Can group chat turn PLM into addiction?

Can group chat turn PLM into addiction?


Social was once was a hot topic in PLM industry eco-system. The use of social networks is increasing. The latest Columbia Journalist Review article says Facebook is eating the word. According to the following passage:

The majority of American adults are Facebook users, and the majority of those users regularly get some kind of news from Facebook, which according to Pew Research Center data, means that around 40 percent of US adults overall consider Facebook a source of news.

Once demanded proliferation of social features into product lifecycle management and engineering software got a cold feet. Initial excitement of vendors is meeting a significant level of ignorance from the side of users to get engaged with new “social” features. Why is it happening? I was looking to find an answer and see if vendors are missing some points in the way “Social collaborative features” were presented to users.

My attention was caught by Signal v. Noise article Is group chat making you sweat? The article presents an interesting study related to usage of group chat in organization. The list of 4 positives and 17 negatives speaks for itself. The following passage is my favorite:

Group chat is like being in an all-day meeting with random participants and no agenda.

What we’ve learned is that group chat used sparingly in a few very specific situations makes a lot of sense. What makes a lot less sense is chat as the primary, default method of communication inside an organization. A slice, yes. The whole pie, no. All sorts of eventual bad happens when a company begins thinking one-line-at-a-time most of the time.

We’ve also seen strong evidence that the method and manner in which you choose to communicate has a major influence on how people feel at work. Frazzled, exhausted, and anxious? Or calm, cool, and collected? These aren’t just states of mind, they are conditions caused by the kinds of tools we use, and the kinds of behaviors those tools encourage.

One of the companies in the domain of group chat is Slack. I’ve been trying to understand the tremendous success of Slack as well as advantages and disadvantages of using Slack in an organization. I’ve been comparing my own experience of Slack usage and multiple articles making analysis of Slack success and failure.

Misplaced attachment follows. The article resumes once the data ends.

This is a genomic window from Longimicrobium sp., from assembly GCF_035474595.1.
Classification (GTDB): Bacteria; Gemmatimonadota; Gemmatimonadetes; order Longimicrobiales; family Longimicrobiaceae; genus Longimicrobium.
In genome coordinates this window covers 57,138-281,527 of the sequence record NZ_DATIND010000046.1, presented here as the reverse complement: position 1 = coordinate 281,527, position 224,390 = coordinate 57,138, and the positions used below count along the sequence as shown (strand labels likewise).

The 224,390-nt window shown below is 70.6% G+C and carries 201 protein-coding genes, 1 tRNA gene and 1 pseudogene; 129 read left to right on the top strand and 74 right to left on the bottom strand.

I found the following article the most interesting. It presents a bit unexpected view and analysis why Slack is growing. Navigate to the following link to read – The REAL reason Slack became a billion dollar company. The point of view presented by Satya Van Heummen is interesting. According to the article, one of the main reasons users are keeping communicate via Slack are three reasons- fear of social isolation, addiction and search for a single source of information. Here is the passage which explains that:

“Yeah the power of slack is that if you don’t follow it all then time you’ve lost the conversation. So just Slack 24/7 and you’ll be fine :-D”. And then it hit me. This is what drives Slacks’ success. Because if you don’t follow Slack all the time you do not and cannot take part in the conversation with your team members anymore.


What is my conclusion? The idea to become a single source of information for the team is the one that seems logical to me. If you are not following Slack channel, you’re missing the information and you’re out of sync. Scary? Does it apply to product development, engineering and manufacturing. I’m not sure can provide a positive answer. On one side, it is important to stay with the most relevant information. On the other side, product development and manufacturing information is messy and complicated. It is not obvious what information you want to follow.  You cannot sit on all Slack channels everyday. You have job to do. So, addiction is an interesting idea. And it might work for small team working on the same product and/or problem. But it might not be a way for large manufacturing organization.  But, there are some interesting elements of Slack addiction that can apply to engineering activities. Engineering and manufacturing software companies can certainly learn something. Just my thoughts…

Best, Oleg

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